2012 Honda NC700X | Doin' Time

Staffers’ Rides

Wrist: Marc Cook
MSRP (2012): $6999
Miles: 8330
MPG: 56
Mods: Denali D2D LED driving lights, Honda light bar

I ride to work five days a week, and many of those rides occur under typically overcast beach-city skies. I’m here to tell you that a silver motorcycle ridden by a guy in a gray Aerostich and a metallic-gray helmet is hard to see. Keeps my reflexes sharp, at the very least.

To give me a fighting chance at conspicuity—without repainting the bike, switching to high-viz gear, or hacking the NC's exhaust off at the head pipe—I installed a set of Denali D2D driving lights (www.twistedthrottle.com; $359.99). Each finned enclosure, just 2 inches in diameter and 2.4 in. long, houses a single, intensely bright LED backed by an interchangeable reflector; choose a 10-degree driving-light pattern or a 25-degree "flood" beam. The kit includes a professionally rendered wiring harness with weatherproof connectors, a switching box, and a lighted on/off switch. The apparent quality of the components is amazing.

And, man, are the Denalis bright. Twisted Throttle says the lights put a white-hot stream out to 423 feet. I haven’t measured to verify, but all of a sudden roadside reflectors blossom at night and errant Chevy Volts (my current four-wheeled bete noire) steer obediently for the center divider in the carpool lane. Even better, the Denalis hook into the high-beam circuit so they can run at reduced intensity on the main beam.

Exactly as I suspected, the 8000-mile service revealed no dents in the Honda’s anvil-like personality. After removing the radiator—not a difficult task, actually—getting to the valves for a clearance check took all of half an hour, one positive aspect of the NC’s laydown engine. All four exhaust valves were tight by 0.001 in. (The spec is 0.011 in. plus or minus 0.001 in.) I know most guys wouldn’t bother to make the adjustment, but I’m a bit anal and it’s a screw-and-locknut system after all. One of the four intake valves was slightly tight—though technically in spec—but the other three were right on spec, so I brought the fourth in line.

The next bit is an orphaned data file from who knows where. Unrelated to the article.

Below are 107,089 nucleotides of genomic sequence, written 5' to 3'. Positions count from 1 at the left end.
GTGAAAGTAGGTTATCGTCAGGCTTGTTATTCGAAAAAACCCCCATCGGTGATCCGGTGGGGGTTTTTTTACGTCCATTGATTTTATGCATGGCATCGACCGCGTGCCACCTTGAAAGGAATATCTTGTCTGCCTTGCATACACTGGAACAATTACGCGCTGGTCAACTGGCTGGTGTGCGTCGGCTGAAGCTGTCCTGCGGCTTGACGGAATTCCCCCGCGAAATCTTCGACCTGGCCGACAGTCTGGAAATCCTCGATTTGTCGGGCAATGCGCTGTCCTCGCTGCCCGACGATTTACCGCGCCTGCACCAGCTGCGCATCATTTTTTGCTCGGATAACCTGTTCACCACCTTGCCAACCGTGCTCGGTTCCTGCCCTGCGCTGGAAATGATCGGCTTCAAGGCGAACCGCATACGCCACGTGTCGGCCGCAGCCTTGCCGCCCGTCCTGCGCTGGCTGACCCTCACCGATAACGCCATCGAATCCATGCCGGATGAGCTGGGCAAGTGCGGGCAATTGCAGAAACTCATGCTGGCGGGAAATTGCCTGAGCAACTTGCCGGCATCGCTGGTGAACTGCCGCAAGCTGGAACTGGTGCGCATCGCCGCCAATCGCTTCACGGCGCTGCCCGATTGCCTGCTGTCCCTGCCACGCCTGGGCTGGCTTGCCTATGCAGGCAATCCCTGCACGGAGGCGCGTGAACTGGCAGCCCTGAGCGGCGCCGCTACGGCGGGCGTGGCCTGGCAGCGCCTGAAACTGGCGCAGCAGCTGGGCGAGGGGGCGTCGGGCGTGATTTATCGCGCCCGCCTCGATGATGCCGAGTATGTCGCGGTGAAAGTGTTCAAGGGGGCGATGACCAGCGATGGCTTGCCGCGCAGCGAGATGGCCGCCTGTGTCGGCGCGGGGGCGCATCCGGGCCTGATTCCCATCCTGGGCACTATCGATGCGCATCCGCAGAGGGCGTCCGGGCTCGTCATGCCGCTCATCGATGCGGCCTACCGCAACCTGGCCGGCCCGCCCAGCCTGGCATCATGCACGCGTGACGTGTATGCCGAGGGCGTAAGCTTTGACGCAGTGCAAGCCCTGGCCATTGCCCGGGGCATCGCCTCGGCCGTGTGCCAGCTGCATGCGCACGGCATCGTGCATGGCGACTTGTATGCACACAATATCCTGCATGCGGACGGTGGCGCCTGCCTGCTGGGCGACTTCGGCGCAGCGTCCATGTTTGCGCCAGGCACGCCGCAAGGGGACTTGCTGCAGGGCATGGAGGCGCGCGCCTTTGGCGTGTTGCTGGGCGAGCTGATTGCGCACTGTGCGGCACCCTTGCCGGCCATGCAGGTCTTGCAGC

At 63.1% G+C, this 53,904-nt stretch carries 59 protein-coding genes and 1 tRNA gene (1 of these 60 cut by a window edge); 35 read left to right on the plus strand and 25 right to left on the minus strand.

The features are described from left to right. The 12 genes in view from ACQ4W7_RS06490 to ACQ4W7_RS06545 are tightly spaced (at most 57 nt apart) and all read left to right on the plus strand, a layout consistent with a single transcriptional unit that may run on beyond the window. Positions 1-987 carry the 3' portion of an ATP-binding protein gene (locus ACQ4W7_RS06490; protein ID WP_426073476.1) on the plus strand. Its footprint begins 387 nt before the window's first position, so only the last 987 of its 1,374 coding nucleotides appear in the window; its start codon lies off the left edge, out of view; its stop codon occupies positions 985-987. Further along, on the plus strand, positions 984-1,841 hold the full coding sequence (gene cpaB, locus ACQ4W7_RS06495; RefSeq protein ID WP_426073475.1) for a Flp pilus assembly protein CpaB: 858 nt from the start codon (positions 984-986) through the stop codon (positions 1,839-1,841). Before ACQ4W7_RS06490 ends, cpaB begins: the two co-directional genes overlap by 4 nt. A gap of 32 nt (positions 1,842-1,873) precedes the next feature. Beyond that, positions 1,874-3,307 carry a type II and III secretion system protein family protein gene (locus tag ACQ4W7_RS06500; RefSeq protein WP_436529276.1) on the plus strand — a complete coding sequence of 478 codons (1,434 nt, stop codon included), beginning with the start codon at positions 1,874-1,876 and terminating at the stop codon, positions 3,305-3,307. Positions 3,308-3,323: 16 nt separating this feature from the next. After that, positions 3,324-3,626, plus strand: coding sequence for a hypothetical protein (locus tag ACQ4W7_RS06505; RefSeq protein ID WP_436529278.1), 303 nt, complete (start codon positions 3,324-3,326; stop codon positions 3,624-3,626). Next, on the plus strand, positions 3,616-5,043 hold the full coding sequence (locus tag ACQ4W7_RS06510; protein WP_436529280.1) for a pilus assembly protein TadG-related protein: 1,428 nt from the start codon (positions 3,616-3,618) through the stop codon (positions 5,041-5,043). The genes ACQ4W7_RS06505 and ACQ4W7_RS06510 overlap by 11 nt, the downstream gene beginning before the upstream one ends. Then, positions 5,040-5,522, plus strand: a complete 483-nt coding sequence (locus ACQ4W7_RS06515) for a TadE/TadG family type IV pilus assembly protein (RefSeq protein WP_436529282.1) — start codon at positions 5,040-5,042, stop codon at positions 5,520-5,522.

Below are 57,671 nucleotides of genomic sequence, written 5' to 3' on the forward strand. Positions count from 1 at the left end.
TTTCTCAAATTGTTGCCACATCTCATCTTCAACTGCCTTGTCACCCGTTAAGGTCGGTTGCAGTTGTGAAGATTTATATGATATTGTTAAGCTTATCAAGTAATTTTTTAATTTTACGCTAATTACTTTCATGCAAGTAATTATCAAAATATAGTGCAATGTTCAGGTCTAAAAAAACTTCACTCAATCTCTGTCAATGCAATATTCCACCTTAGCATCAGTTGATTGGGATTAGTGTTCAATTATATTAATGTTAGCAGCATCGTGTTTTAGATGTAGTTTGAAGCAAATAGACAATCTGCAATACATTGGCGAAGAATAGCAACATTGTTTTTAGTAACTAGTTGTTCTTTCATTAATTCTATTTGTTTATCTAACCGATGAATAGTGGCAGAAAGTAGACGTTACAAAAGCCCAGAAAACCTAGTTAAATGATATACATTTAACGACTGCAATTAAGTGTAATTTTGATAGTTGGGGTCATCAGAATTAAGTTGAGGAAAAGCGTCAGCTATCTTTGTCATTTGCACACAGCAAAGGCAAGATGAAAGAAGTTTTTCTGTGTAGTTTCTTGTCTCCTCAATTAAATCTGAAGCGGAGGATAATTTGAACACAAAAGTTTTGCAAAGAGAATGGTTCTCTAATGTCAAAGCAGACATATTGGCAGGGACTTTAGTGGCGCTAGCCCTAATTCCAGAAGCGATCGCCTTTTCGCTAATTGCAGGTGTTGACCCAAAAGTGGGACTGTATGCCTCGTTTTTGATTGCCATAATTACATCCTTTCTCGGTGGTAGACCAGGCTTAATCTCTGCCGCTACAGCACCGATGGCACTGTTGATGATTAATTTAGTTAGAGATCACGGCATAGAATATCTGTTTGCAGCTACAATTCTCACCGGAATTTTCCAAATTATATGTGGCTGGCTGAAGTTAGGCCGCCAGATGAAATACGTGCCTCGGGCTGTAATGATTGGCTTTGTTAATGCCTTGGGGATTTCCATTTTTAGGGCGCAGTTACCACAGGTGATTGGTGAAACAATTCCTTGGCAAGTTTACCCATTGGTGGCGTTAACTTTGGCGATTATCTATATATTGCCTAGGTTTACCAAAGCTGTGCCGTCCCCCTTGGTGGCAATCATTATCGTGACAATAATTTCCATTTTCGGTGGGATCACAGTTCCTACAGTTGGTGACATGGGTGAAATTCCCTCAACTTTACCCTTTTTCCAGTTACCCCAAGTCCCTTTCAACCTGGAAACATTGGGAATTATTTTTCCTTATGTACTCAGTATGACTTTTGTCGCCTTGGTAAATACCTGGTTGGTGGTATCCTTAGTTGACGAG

Changing the oil—three and a half quarts of Silkolene Pro 4 10W-40 (www.silkoleneusa.com; $17.95/quart) and a Honda OE filter—was complicated only by the guy who did the 600-mile maintenance and apparently installed that filter with a 7-foot-long breaker bar. The old punch-through-the-filter trick finally got it off. Also, I decided to flush the brake fluid because it was looking dark; technically, it's supposed to go at 12,000 miles.

Next stop, summer. In anticipation, the low stock screen has gone back on. I may remove the Barkbuster hand guards as well. Let’s see how fast it gets warm around here.

2012 Honda NC700X

The Denali D2D modules have been mounted to the Honda accessory light bar with simple sheet-aluminum brackets. Avert your eyes when they come on. Another sheet-aluminum piece gives a home to the Denali on/off switch (front) and repositioned Gerbing’s heated-clothing controller (rear). About a thousand miles in two days proved the NC’s seat is more at home on the commute than the open road. Look for a Corbin here soon.
Denali D2D
The Denali D2D modules have been mounted to the Honda accessory light bar with simple sheet-aluminum brackets. Avert your eyes when they come on.
Denali Switch
Another sheet-aluminum piece gives a home to the Denali on/off switch (front) and repositioned Gerbing’s heated-clothing controller (rear).
NC700X Seat
About a thousand miles in two days proved the NC’s seat is more at home on the commute than the open road. Look for a Corbin here soon.